Top 4 Benefits of White Tea

white-tea

Tea has been cultivated and consumed for thousands of years, and only recently has its widely suspected health benefits received validation from reputable scientific research. Second to water, tea is the most popular beverage choice worldwide. While black tea is perhaps the most common type of tea consumed, other types, like white, green, and oolong, are slowly increasing in popularity. White tea is quickly becoming green tea’s rival in regards to reported health benefits, yet it still remains largely unknown to the casual tea consumer. But what exactly is white tea, and what are the benefits of white tea that make it so unique?

Health Benefits of White Tea

Black, green, white, oolong, and pu-erh tea all come from the same plant: Camellia sinensis. The key to its flavor, color, and grading depends on how the plant is processed. Black tea is typically heated and oxidized, resulting in a darker color and richer flavor. White tea leaves, on the other hand, are simply plucked from the plant and allowed to wither and dry. The minimal processing results in a greater concentration of antioxidants, even greater than the antioxidant content found in green tea. Contrary to its name, white tea is not in fact white; the leaves are typically green or silver, and the brewed tea is often a pale yellow. White tea benefits the cardiovascular system, increases metabolic rate, and some research even shows it may fight the visible signs of aging.

Higher in Antioxidants

Due to the minimal processing and lack of heat subjectivity, white tea retains much of its antioxidants, among other beneficial constituents. The health benefits of white tea are typically associated with these antioxidants. Also known as catechins, antioxidants in tea provide numerous benefits, many of which have yet to be discovered. According to the Journal of Inflammation, catechins form around 30% of the dry weight of tea. [1] Antioxidants have a variety of functions, from defending oxidation at the cellular level to protecting the cardiovascular system from the damaging action of free radicals.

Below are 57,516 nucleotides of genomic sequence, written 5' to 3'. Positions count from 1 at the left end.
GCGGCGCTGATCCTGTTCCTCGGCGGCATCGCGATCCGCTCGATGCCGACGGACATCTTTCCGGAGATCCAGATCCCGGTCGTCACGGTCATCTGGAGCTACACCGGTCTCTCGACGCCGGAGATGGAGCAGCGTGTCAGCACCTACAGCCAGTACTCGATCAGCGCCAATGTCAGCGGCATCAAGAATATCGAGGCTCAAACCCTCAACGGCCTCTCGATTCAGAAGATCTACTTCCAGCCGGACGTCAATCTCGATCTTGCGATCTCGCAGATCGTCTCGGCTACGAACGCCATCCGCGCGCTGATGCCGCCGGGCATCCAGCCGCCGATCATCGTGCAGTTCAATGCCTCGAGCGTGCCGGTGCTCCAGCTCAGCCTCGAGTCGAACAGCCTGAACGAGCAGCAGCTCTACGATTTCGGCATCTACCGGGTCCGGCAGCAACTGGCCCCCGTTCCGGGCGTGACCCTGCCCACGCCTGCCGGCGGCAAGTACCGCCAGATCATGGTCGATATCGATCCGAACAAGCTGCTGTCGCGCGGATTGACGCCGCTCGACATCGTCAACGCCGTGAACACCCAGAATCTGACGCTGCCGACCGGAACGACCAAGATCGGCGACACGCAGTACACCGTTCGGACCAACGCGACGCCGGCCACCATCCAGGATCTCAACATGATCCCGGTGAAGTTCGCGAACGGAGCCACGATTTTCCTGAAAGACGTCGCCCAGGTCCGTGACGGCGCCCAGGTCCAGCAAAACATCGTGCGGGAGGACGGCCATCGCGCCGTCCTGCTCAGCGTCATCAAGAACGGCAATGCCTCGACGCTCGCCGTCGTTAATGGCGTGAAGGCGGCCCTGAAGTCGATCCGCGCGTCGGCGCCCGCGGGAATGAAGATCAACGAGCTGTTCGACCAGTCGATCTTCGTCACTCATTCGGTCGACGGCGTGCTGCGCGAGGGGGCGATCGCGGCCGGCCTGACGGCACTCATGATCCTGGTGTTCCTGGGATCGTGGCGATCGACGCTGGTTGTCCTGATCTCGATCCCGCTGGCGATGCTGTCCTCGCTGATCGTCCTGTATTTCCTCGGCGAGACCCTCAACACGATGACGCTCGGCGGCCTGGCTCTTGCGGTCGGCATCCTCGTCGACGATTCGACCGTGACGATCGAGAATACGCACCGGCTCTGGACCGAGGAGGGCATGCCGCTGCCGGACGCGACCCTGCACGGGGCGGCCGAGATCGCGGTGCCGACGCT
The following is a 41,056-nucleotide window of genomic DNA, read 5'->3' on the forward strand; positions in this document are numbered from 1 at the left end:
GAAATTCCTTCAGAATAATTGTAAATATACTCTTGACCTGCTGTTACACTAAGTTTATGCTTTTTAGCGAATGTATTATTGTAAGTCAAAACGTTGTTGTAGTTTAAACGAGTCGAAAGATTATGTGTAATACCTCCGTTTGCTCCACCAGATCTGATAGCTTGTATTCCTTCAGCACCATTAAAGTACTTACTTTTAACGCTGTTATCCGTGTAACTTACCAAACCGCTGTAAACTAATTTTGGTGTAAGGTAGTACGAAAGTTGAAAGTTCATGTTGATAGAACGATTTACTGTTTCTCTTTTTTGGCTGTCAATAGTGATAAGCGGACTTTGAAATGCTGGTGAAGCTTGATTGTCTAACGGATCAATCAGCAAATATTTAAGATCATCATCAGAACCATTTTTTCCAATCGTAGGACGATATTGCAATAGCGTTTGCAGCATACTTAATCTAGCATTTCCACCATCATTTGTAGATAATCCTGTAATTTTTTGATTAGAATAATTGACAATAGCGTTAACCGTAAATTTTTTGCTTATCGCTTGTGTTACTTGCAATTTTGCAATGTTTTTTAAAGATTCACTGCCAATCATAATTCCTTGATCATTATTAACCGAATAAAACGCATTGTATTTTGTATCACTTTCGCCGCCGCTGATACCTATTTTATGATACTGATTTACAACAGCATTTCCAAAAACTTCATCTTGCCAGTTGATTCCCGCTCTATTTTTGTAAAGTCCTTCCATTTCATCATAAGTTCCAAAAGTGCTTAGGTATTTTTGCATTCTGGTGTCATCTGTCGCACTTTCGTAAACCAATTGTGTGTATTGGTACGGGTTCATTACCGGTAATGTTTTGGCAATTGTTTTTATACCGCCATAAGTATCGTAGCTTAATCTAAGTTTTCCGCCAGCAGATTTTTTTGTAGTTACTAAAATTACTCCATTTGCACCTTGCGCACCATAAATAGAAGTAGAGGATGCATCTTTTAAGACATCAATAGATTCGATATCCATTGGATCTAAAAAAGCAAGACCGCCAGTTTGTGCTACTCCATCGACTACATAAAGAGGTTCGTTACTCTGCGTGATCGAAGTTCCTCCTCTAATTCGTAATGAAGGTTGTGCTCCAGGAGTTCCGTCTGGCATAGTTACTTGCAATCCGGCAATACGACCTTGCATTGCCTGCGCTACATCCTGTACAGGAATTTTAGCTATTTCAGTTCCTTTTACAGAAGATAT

Anti-collagenase and Anti-elastase Compounds

Recent research has revealed that white tea contains a relatively high amount of enzyme inhibitors known as anti-collagenase and anti-elastase. [2] Collagenase and elastase are enzymes that break down collagen and elastin, respectively. While this can serve a valuable purpose, particularly in the healing of wounds, the excessive production and expression of these enzymes play a role in initiating the visible signs of skin aging. White tea contains significant amounts of anti-collagenase and anti-elastase, both of which inhibit the overexpression of these enzymes. Whether the consumption of these enzyme inhibitors protect against skin aging is still under debate; however, it still may be a strong preventative tool to have in your kitchen and anti-aging arsenal. In addition, white tea contains potent anti-inflammatory compounds that may also explain its benefit for skin health. [3]

Boosts Metabolism

It should be noted that while white tea benefits weight loss efforts, it only does so in combination with an overall healthy lifestyle. The main metabolic-boosting compound in tea and one of the primary nutritive constituents in C. sinensis is caffeine. This is typically found in lower amounts compared to coffee. It’s been well solidified that the caffeine in tea may provide a metabolism-boosting effect; however, it’s not just the caffeine that bestows this benefit. [4] The antioxidants may also play a role in regulating fat metabolism via the upregulation of enzymes responsible for hepatic lipid oxidation. [5] White tea is lower in caffeine than other types of tea, however, making it a perfect choice for tea lovers who are wishing to reduce burden on the adrenal glands.